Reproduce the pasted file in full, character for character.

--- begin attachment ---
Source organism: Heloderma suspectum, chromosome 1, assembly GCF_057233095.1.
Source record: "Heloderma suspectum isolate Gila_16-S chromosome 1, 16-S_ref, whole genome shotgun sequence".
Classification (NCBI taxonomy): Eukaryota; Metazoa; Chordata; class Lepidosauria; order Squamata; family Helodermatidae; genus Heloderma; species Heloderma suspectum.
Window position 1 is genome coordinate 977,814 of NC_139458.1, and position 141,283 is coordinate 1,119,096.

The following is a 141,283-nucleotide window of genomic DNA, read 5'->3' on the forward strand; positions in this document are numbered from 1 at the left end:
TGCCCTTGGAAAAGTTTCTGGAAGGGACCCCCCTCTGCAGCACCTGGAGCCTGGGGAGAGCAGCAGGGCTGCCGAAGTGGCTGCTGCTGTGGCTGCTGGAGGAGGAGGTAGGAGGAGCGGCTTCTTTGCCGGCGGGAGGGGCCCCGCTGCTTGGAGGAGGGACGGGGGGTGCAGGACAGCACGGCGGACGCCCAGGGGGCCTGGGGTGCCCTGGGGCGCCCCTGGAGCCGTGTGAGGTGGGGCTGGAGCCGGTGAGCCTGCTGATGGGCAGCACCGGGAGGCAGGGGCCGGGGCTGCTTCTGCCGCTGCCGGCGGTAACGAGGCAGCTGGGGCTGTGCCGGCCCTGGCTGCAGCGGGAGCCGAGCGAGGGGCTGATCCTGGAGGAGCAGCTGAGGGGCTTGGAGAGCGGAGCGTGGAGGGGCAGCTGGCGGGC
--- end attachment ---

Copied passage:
Source organism: Heloderma suspectum, chromosome 1, assembly GCF_057233095.1.
Source record: "Heloderma suspectum isolate Gila_16-S chromosome 1, 16-S_ref, whole genome shotgun sequence".
Classification (NCBI taxonomy): Eukaryota; Metazoa; Chordata; class Lepidosauria; order Squamata; family Helodermatidae; genus Heloderma; species Heloderma suspectum.
Window position 1 is genome coordinate 977,814 of NC_139458.1, and position 141,283 is coordinate 1,119,096.

The following is a 141,283-nucleotide window of genomic DNA, read 5'->3' on the forward strand; positions in this document are numbered from 1 at the left end:
TGCCCTTGGAAAAGTTTCTGGAAGGGACCCCCCTCTGCAGCACCTGGAGCCTGGGGAGAGCAGCAGGGCTGCCGAAGTGGCTGCTGCTGTGGCTGCTGGAGGAGGAGGTAGGAGGAGCGGCTTCTTTGCCGGCGGGAGGGGCCCCGCTGCTTGGAGGAGGGACGGGGGGTGCAGGACAGCACGGCGGACGCCCAGGGGGCCTGGGGTGCCCTGGGGCGCCCCTGGAGCCGTGTGAGGTGGGGCTGGAGCCGGTGAGCCTGCTGATGGGCAGCACCGGGAGGCAGGGGCCGGGGCTGCTTCTGCCGCTGCCGGCGGTAACGAGGCAGCTGGGGCTGTGCCGGCCCTGGCTGCAGCGGGAGCCGAGCGAGGGGCTGATCCTGGAGGAGCAGCTGAGGGGCTTGGAGAGCGGAGCGTGGAGGGGCAGCTGGCGGGC